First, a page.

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Once upon a time, when the Harper government ruled the land, it launched a review of foreign-ownership rules in the Canadian book industry. In those years, as publishers merged and bookstores closed, there were pressing questions to answer. Would Canadian writers suffer or profit if more foreign publishers were allowed to establish themselves in Canada? Why block foreigners from owning Canadian bookstores when many Canadians buy from Amazon anyway?

Years went by and gradually the cultural journalists, exhausted by the platitudinous and evasive answers on any question they ever posed to the Department of Canadian Heritage, just stopped asking when the 2010 book-industry review might be released. The Harper government felt uncomfortable with the cultural portfolio – unless its activities could be directly tied to Canadian history – and the book-industry review is just one example in which its solution was to do as little as possible.

If the newly elected Liberals honour all their campaign promises – a big "if" with any political party – the Government of Canada will now invest an extra $1.35-billion in arts and culture by 2020. But do the Liberals understand that what Canada really needs is coherent cultural policy?

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The promised money will restore some funding to the CBC, Telefilm Canada and the National Film Board; it will reinstate programs that promoted Canadian art abroad and it will double the budget of the Canada Council. The Liberals have also promised that spending on social infrastructure (which accounts for one third of the $16-billion infrastructure commitment) will include culture, while increases to youth-employment funds will include jobs in the heritage sector.

Some of these items are no-brainers. The fastest way to invigorate arts production in Canada is to simply hand over money to the Canada Council, an efficient, independent organization that spends most of its budget on direct grants to artists and arts groups. The cultural programs offered by the Department of Foreign Affairs were useful tools that helped open foreign markets to Canadian creators and should never have been cut.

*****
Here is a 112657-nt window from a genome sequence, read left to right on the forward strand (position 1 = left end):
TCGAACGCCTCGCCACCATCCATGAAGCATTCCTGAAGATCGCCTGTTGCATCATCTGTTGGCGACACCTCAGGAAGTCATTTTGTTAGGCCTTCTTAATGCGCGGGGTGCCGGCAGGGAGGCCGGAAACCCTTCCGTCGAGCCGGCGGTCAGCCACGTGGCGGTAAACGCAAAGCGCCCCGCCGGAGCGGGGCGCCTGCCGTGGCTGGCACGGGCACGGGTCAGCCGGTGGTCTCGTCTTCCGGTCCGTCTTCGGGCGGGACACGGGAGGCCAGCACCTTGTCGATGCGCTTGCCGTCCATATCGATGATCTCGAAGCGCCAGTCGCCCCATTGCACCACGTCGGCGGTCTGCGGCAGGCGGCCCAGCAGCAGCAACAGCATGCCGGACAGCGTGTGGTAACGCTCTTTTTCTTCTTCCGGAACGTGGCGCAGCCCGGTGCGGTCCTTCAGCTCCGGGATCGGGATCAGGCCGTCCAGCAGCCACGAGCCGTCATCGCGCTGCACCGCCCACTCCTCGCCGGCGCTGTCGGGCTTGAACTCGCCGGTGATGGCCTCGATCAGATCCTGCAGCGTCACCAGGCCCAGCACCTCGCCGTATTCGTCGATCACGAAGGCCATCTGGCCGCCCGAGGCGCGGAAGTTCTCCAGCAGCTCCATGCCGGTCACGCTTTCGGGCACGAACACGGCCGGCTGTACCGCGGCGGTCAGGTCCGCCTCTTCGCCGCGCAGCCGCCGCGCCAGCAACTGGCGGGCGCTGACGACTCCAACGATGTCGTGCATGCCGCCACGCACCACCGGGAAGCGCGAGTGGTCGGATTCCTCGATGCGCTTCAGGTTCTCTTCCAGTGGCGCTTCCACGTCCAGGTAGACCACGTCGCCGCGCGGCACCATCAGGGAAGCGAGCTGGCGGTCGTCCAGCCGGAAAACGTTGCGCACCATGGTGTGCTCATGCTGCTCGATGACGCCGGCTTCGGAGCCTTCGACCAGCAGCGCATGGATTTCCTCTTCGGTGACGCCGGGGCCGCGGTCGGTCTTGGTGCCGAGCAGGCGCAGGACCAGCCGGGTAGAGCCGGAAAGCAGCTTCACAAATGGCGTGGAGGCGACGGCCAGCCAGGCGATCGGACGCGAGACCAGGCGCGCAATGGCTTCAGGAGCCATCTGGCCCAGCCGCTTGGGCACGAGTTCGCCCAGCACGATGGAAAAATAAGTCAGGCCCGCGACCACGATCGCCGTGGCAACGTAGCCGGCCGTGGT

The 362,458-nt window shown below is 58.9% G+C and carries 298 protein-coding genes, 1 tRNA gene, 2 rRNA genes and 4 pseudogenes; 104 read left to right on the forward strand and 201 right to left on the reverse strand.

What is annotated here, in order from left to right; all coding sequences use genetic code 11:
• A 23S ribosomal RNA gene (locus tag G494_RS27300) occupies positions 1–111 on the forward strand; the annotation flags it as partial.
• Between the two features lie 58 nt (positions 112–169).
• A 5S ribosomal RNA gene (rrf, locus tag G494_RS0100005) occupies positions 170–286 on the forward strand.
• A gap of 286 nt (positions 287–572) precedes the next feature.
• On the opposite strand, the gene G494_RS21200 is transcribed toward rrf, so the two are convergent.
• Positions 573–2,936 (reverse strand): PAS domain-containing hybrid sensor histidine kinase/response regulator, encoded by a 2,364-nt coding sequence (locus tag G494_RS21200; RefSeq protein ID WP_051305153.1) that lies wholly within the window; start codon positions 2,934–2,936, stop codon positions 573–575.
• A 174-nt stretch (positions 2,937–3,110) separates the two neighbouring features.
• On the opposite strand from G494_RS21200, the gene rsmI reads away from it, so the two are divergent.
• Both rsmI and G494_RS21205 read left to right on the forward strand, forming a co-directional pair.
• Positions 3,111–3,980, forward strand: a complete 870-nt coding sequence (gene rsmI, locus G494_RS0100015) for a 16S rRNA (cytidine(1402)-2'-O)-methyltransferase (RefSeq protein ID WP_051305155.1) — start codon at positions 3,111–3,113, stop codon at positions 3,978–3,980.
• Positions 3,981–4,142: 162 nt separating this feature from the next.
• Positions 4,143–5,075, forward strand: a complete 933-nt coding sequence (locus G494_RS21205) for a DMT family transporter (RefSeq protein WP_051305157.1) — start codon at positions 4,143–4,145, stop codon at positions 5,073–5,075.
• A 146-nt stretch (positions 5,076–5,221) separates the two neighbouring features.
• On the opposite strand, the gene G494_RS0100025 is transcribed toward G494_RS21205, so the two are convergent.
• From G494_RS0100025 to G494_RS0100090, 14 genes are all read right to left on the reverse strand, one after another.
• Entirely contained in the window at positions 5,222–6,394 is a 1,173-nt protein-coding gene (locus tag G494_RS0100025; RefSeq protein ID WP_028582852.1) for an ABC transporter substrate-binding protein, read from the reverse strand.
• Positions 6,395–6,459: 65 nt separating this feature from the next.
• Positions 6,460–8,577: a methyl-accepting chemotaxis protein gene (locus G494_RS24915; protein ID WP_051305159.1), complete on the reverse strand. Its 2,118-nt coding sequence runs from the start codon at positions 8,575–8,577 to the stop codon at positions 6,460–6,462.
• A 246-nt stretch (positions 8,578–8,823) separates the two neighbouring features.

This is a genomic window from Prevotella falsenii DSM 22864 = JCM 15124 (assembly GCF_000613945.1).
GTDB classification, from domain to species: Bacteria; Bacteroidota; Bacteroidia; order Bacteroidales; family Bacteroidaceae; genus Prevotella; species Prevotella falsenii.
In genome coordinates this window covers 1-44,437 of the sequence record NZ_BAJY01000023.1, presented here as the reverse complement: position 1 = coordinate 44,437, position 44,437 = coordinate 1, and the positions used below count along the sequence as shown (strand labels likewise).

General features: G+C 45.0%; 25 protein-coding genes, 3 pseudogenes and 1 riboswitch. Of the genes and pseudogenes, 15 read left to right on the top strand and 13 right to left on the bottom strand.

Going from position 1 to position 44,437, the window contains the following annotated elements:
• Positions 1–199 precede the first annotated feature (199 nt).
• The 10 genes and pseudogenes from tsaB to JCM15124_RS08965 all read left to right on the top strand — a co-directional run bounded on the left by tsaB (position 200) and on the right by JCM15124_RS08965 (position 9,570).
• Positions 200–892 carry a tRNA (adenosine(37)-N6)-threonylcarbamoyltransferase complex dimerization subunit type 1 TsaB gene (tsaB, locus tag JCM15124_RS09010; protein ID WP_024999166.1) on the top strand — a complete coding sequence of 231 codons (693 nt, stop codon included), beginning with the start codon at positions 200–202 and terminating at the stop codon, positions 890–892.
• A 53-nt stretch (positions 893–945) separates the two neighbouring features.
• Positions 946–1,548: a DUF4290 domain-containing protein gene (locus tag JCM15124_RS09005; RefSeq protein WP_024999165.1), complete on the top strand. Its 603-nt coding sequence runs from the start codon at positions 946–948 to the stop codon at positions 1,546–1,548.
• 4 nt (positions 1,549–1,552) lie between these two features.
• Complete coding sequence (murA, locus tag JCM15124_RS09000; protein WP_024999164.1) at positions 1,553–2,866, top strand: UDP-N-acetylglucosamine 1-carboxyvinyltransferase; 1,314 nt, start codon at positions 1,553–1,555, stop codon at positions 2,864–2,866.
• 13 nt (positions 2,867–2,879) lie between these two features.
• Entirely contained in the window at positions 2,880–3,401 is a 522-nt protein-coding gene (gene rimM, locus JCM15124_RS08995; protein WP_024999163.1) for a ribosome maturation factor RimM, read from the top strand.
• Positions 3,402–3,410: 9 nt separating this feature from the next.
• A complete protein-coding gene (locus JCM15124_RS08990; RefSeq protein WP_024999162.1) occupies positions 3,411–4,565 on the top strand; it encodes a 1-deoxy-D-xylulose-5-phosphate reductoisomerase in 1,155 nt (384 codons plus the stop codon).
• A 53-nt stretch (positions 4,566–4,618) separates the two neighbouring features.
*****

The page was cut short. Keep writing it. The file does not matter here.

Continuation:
On the other hand, the amounts promised to the NFB and Telefilm – $95-million in total over the next four budgets – are tiny and don't recognize that the two institutions should not be lumped together. The NFB has undertaken a smart and largely successful move into the digital realm, and if better funded could realize its plans to establish itself as a global media brand while continuing to digitize its collection so that it's easily accessible online. Telefilm, on the other hand, still struggles to define what Canadian film might mean to Canada and Canadians.

Only the Liberals' commitment to the CBC, which promises a review of the appointment process to ensure independent and expert board members, hints at fixing problems rather than simply giving more money. The Tories, who always preferred politics over policy, did a few things right – they also felt it was safe to top up Canada Council funding – and a few things very visibly wrong, such as disproportionately deep cuts to the CBC. But mainly, the way they ignored culture leaves the Liberals with a series of long-unanswered policy questions – from the book industry and the CBC to broadcasting and the Internet – that now need to be addressed.

For example, the CBC doesn't just need a stronger board, it needs a mandate review that will better define what role is expected of a national public broadcaster in a multimedia, global environment. And it's not just the public broadcaster that needs clearer direction: Canada's commercial broadcasters operate under a series of protections and requirements – including Canadian-content rules and the stipulation they be Canadian-owned – that are a mismatch with an environment in which television and the Internet are merging.

Perhaps in a less politicized environment, the Canadian Radio-television and Telecommunications Commission (CRTC) will now begin to define solutions to that conundrum, rather than just tossing out contradictory crowd-pleasers such as the recent decision to exempt Super Bowl telecasts from the regulations that allow Canadian broadcasters to drop their own ads into competing U.S. signals.

The mismatch in broadcasting, however, will require a deeper fix than the CRTC can offer: The government needs to step in here and rewrite the nearly 25-year-old Broadcasting Act and consider merging it with its almost equally elderly Telecommunications Act to recognize that the two areas are no longer distinct. The next step would be moving telecommunications functions that were hived off to Industry Canada in 1996 back into the Heritage portfolio to recognize that phone and Internet providers are becoming cultural distributors and to invite them to start participating in the ecosystem accordingly.

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Perhaps the Liberals could just start by renaming the Department of Canadian Heritage, so narrowly labelled by the Chrétien government back in 1996. Canada sure could use a minister of culture.

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